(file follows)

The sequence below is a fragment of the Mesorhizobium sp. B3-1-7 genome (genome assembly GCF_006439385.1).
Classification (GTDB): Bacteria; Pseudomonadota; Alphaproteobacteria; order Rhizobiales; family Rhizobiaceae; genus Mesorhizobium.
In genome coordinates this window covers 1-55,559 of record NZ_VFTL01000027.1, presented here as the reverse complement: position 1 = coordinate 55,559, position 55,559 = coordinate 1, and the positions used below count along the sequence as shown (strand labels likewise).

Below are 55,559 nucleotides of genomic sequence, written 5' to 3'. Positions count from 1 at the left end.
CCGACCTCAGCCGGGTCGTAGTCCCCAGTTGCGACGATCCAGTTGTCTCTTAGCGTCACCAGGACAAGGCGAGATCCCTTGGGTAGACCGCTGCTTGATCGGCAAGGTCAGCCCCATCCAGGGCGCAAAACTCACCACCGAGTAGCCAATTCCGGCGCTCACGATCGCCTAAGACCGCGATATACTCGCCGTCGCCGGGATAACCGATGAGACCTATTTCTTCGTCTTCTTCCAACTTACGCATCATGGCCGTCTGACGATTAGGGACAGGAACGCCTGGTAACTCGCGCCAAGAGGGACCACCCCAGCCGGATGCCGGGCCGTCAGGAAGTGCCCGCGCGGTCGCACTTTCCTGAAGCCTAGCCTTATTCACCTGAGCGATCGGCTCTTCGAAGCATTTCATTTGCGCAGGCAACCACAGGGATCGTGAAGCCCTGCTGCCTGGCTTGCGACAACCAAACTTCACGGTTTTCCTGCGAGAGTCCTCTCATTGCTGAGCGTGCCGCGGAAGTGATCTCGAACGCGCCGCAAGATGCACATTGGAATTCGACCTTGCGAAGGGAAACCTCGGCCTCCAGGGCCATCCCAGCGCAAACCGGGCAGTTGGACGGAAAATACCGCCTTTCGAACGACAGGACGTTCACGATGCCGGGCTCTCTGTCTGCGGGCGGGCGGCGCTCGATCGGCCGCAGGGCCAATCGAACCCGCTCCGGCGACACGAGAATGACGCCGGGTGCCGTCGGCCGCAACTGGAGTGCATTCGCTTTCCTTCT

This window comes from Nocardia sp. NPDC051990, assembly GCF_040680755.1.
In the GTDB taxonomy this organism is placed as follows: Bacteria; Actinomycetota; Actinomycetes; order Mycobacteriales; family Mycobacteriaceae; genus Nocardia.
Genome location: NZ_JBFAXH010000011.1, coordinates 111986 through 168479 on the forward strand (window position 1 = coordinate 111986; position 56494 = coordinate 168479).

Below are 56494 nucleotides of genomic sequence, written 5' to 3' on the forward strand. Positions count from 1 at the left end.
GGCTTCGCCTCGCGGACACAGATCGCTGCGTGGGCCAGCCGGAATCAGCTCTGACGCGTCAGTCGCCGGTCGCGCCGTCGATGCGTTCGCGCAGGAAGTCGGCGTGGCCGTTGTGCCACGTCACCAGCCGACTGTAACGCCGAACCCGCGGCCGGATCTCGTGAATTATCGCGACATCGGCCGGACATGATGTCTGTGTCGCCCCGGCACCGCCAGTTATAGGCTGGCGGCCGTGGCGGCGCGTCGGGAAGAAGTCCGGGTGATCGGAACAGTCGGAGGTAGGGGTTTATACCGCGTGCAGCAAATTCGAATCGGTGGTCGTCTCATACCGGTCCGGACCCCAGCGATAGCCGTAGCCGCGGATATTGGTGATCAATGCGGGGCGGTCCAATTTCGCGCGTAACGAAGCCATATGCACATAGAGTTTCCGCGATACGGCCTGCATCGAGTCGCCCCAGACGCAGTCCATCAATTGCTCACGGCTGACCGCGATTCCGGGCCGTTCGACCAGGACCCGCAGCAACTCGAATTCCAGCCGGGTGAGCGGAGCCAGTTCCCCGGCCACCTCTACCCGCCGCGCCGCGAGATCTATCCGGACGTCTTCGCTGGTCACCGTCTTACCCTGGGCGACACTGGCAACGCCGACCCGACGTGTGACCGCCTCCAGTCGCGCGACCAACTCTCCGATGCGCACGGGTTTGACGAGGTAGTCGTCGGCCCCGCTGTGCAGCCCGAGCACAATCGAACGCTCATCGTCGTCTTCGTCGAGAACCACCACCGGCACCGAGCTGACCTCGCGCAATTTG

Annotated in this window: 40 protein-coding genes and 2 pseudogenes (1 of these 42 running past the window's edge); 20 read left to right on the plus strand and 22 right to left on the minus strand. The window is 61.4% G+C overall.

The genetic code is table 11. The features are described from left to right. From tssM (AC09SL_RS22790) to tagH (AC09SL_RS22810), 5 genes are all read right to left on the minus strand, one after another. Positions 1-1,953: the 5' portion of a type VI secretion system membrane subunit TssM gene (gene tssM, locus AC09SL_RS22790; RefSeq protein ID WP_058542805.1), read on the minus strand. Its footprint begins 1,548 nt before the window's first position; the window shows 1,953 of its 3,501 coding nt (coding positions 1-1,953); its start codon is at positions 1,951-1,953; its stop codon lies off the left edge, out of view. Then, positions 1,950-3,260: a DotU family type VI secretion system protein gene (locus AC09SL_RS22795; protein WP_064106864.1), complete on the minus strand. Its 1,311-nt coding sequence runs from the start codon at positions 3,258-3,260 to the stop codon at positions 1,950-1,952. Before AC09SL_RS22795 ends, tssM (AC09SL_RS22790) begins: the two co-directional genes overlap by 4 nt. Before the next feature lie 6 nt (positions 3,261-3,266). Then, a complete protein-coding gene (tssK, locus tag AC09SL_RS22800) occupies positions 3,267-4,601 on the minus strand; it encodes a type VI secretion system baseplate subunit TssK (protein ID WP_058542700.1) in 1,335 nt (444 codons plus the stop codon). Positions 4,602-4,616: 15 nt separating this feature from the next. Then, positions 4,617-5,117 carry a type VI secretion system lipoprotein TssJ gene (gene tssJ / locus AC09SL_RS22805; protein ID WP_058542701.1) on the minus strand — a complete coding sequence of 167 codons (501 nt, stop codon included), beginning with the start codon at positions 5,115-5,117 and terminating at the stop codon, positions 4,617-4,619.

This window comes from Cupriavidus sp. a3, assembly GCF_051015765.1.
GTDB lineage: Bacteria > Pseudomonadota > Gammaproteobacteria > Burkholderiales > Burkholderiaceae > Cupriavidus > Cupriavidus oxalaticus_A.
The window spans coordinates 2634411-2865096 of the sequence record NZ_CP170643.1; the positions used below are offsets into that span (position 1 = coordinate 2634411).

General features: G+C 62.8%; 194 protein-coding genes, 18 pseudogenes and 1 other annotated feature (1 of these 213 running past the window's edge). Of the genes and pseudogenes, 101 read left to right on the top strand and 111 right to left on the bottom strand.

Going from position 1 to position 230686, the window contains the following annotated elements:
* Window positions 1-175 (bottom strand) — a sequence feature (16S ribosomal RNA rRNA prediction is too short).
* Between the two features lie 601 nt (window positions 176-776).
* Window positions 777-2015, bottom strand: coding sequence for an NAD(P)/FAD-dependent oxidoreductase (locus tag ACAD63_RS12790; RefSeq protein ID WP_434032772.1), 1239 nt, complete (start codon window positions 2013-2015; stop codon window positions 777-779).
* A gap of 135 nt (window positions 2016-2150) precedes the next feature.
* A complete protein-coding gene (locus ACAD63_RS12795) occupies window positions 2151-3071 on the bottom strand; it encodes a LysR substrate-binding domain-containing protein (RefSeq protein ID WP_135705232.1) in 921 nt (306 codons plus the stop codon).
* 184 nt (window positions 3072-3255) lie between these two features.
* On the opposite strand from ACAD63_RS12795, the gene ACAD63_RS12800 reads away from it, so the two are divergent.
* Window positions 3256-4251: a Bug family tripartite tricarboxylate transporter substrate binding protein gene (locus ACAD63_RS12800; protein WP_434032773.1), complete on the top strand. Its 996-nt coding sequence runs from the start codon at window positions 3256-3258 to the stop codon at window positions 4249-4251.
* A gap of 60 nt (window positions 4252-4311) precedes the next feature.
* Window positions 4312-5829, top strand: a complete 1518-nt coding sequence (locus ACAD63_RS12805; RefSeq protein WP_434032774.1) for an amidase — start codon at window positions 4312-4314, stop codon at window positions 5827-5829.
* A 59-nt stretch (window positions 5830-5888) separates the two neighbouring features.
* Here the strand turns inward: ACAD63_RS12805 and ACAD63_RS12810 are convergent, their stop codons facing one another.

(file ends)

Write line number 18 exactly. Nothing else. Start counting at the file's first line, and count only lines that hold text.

* Window positions 1-175 (bottom strand) — a sequence feature (16S ribosomal RNA rRNA prediction is too short).